Periodically, on a rainy afternoon, I go through the music as I do mindless tasks like fixing scripts and HTML. These mindless tasks are perfect because they put me in an ornery mood, at which point I have no tolerance for music that is more annoyance than beauty. Even ugliness can be beautiful in the hands of an artist — watch Apocalypse Now if you don’t believe me, or listen to the “defeat” sections of Beethoven’s third symphony. I’m not responsible for your tears that make you look like a girly man.

But it’s the right mood to consider something you might listen to for years in the context of a high annoyance situation like mindless tasks. It’s like being tired at the end of a day: you say exactly what you mean, uncensored. With music, you get in touch with exactly how little you care about stuff far from what you want, even if normally you’d be feeling obligated to listen to it because it’s musically advanced, some critic likes it, all your friends like it, etc.

I’ve been rooting out some turds. I take no joy in this, but I take great joy in having them gone. That’s less of my time thrown down a black hole of dysfunction and disorganization, the two creators of really bad music or worse — music that is halfway to bad, so completely ambiguous in its presentation. Most people are so cowed by the social factors mentioned above that they keep listening, bovine erotic, and never manage to articulate their own voice or even a moment’s sense and say, “Actually, this doesn’t suck, but it’s not good enough to fascinate me, so why not throw it out, with last year’s failed relationship and my old textbooks from classes I hated and my tax documents?” Get the crap out of your life and you have space for new things to do.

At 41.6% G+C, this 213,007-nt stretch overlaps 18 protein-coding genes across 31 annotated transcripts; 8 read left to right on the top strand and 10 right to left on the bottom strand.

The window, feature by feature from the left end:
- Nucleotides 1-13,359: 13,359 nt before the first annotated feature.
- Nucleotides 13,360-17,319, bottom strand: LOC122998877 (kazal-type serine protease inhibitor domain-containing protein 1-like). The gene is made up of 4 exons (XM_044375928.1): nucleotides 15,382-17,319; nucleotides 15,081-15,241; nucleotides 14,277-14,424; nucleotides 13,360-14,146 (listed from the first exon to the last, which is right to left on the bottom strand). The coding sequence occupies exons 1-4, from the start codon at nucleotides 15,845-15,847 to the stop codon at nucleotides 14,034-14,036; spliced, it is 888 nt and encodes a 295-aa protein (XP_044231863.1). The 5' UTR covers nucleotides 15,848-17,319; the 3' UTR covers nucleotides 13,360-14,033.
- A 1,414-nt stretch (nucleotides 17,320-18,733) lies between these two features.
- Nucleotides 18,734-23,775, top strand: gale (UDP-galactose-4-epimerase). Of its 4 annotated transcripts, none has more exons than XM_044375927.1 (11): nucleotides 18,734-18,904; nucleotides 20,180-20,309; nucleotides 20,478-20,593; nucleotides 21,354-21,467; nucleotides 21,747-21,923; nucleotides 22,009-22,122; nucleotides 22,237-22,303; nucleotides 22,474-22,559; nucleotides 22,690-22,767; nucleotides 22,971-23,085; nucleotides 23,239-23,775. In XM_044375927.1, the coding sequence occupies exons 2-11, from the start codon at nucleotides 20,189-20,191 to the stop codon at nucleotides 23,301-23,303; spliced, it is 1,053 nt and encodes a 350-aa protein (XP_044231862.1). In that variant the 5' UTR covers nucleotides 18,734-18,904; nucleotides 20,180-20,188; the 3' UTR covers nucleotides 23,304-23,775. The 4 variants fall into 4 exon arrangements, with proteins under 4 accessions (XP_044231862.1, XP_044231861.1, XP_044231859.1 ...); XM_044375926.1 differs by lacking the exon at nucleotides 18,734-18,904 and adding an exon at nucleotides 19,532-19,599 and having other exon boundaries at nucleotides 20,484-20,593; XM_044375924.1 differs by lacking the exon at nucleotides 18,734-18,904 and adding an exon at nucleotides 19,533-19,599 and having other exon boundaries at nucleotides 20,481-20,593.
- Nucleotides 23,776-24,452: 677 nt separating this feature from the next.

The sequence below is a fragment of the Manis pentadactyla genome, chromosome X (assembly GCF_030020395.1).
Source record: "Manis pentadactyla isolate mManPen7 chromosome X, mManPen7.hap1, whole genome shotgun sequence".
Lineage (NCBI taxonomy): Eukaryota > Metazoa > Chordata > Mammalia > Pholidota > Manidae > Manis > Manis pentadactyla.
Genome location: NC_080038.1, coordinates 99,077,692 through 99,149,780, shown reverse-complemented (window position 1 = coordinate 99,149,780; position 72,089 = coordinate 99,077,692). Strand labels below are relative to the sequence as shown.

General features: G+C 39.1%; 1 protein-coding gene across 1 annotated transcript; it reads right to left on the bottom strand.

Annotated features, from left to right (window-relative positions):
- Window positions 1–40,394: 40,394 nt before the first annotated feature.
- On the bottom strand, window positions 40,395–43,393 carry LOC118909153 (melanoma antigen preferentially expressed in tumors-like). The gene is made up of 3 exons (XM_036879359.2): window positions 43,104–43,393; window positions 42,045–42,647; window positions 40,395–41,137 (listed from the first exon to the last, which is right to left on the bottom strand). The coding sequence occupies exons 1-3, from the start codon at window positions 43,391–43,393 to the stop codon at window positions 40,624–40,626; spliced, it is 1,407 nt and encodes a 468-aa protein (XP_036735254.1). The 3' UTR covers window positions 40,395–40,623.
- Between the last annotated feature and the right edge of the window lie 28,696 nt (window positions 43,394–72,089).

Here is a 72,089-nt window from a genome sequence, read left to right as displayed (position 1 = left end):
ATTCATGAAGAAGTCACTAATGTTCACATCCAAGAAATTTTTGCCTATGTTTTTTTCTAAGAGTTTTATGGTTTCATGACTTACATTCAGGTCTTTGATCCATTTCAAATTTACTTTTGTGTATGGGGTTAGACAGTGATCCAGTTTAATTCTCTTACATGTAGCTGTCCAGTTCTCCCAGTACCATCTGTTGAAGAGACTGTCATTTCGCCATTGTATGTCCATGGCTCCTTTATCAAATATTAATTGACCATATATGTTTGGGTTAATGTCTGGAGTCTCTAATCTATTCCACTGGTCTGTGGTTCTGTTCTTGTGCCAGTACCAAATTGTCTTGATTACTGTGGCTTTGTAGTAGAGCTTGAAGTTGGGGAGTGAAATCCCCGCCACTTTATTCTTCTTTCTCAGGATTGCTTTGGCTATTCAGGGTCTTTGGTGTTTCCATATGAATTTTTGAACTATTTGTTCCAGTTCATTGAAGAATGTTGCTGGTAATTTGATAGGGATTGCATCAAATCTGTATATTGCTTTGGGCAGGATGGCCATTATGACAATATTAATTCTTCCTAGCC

Arsis – A Diamond for Disease

Oh no, it’s the whisper-voiced rushing death/black assault. After a promising intro, and forty seconds of two-chord jazz-inspired rhythm riffing, suddenly we get the synthesized whisper and a break to a guitar fill that sounds like it’s from the book of minor pentatonic scale variations commonly used by jazz/fusion bands to distract audiences from that moment when an overblown, pretentious song really begins to fuckin’ drag… and that’s what this EP does, except at high speed. The problem is that there’s no concentration on songs or ideas as a whole, so you get these budget riffs made all technical and then little diversions, but nothing ever comes into its own. Nice try guys, but next time, use notecards to organize and concentrate on having a song make a difference to the listener, not just teach them fret muting technique.